A few years ago, I was interviewed for an article for WFU School of Law. I was asked what fueled my desire to be an attorney. I shared that I always wanted justice and fairness, even as a child. My most frequently uttered statement was, "that's not fair."
As an adult, this deep desire for justice is still a primary driving force in my life. Becuase my need for justice and fairness is so engrained in every aspect of my personality, it is often overwhelming to live in a world where injustice seems to prevail.
It is easy to become overwhelmed by the unfairness and injustice we see daily. How can you fight for justice in a world where children are physically and emotionally abused, people are still victims of human trafficking, and many people are forced to live in poverty? When I watch these events unfold, my heart screams for my idea of justice - I want the perpetrators of the crimes to be punished - there must be consequences. But what happens when the individuals who perpetrate these heinous crimes are not convicted, or they receive a minor punishment from our justice system?
One of the values of Project:Re3 is Biblical Justice. Our value states:
[Justice is not just] punishment for wrongdoing and oppression. It is also the restoration of wholeness, equality, and peace between people and with God.
When justice is discussed in the Bible, the focus seems to be the opposite of my focus. The Bible rarely talks about immediate consequences and punishment for perpetrators. Instead, the Bible commands us to:
Speak up for the people who have no voice, for the rights of the down-and-outers, speak out for justice! Stand up for the poor and destitute! Proverbs 31:8-9 (MSG).
Learn to do good. Work for justice. Help the down-and-out. Stand up for the
homeless. Go to bat for the defenseless. Isaiah 1:13-17 (MSG).
Do what is fair and just to your neighbor, be compassionate and loyal in your love.
Micah 6:8 (MSG).
I want justice - oceans of it. I want fairness- rivers of it. That's what I want. That's all
I want. Amos 5:24 (MSG).
Reach out to the homeless and loveless in their plight, and guard against corruption
from the godless world. James 1:27 (MSG).
The Bible doesn't promise that I will see immediate justice for the hurt and crimes heaped upon the innocent. God doesn't promise that there will be consequences for my family's pain and suffering.
Instead, God is clear in his command - my job is to work to bring justice to those that I meet in my day to day life. I am commanded to speak up for the oppressed, to help the orphan and the widow, and to be compassionate and love those around me. My duty is to keep working to show justice to the individuals I encounter, even if I cannot ultimately bring justice to them through our legal system.
God wants me to live a life that lights up the darkness and offers a glimmer of hope that someday justice will triumph in an unjust world.
Popular posts from this blog
October 25, 2017by Beth Mabe Gianopulos Category: Devotion Then Naomi said to her two daughters-in-law, “Go back, each of you, to your mother’s home. May the Lord show you kindness, as you have shown kindness to your dead husbands and to me. May the Lord grant that each of you will find rest in the home of another husband.” Then she kissed them goodbye and they wept aloud and said to her, “We will go back with you to your people.” But Naomi said, “Return home, my daughters. Why would you come with me? Am I going to have any more sons, who could become your husbands? Return home, my daughters; I am too old to have another husband. Even if I thought there was still hope for me—even if I had a husband tonight and then gave birth to sons— would you wait until they grew up? Would you remain unmarried for them? No, my daughters. It is more bitter for me than for you, because the Lord’s hand has turned against me!” Ruth 1:8-13 NIV Naomi is a woman that is filled with loss and grief. She has l…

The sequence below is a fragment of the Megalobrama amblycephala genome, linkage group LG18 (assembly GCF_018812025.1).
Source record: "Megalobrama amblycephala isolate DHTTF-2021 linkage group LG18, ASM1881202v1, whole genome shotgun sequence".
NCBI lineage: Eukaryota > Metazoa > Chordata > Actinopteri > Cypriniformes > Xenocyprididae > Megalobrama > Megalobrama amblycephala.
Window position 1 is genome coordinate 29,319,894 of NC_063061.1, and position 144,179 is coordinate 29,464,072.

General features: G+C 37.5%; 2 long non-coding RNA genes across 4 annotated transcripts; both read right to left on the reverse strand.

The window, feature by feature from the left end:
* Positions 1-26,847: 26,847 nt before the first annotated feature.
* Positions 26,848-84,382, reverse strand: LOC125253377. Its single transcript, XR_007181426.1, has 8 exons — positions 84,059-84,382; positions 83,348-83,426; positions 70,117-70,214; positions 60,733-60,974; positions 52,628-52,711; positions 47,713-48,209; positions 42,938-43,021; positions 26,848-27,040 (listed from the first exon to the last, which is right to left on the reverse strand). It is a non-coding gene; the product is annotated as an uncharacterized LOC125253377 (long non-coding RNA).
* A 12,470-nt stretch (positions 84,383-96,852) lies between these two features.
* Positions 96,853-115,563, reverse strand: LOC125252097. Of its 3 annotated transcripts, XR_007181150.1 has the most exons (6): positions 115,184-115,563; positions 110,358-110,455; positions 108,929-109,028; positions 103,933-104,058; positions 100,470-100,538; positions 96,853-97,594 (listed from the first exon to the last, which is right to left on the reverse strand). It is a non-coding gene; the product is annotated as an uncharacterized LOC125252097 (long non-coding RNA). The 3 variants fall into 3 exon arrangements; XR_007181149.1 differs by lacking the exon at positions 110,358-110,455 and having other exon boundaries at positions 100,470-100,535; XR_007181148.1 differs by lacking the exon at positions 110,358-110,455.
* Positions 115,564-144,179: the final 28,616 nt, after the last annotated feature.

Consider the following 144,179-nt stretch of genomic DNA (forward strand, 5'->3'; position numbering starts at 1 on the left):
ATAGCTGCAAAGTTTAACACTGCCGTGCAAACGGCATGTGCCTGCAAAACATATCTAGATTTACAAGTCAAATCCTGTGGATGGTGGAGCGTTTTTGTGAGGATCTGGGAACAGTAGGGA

October 26, 2017by Beth Mabe Gianopulos Category: Devotion So the two women went on until they came to Bethlehem. When they arrived in Bethlehem, the whole town was stirred because of them, and the women exclaimed, “Can this be Naomi?” “Don’t call me Naomi,” she told them. “Call me Mara, because the Almighty has made my life very bitter. I went away full, but the Lord has brought me back empty. Why call me Naomi? The Lord has afflicted me; the Almighty has brought misfortune upon me.” Ruth 1:19-21 NIV When Naomi returned to Bethlehem, people were surprised to see her because she had been away so long. When people greeted her by name, Naomi replied that they should not call her Naomi. Instead, she told them to call her Mara because God had made her life very bitter. She had once been full, but now she was empty. Naomi’s pain was raw and her emotions were deep. In that moment, Naomi no longer knew who she was. She knew that she had once been Naomi – a woman blessed with a family. Now, she…
March 21, 2018by Beth Mabe Gianopulos Category: Devotion “After John was put in prison, Jesus went into Galilee, proclaiming the good news of God.“The time has come,” he said. “The kingdom of God has come near. Repent and believe the good news!” As Jesus walked beside the Sea of Galilee, he saw Simon and his brother Andrew casting a net into the lake, for they were fishermen.“Come, follow me,” Jesus said, “and I will send you out to fish for people.” At once they left their nets and followed him.” Mark 1:14-18 NIV When I was a teenager, I read this passage in awe. I could not comprehend why the disciples would just walk away from everything they knew to follow Jesus. Of course I understood that Jesus was the Son of God, but when I read the passage literally, it sounded like Jesus just walked up to Simon and Andrew and said, “Hi. Nice to meet you. I am the Savior of the World. Follow me.” I couldn’t understand walking away from the life that I knew because I still thought that I was in …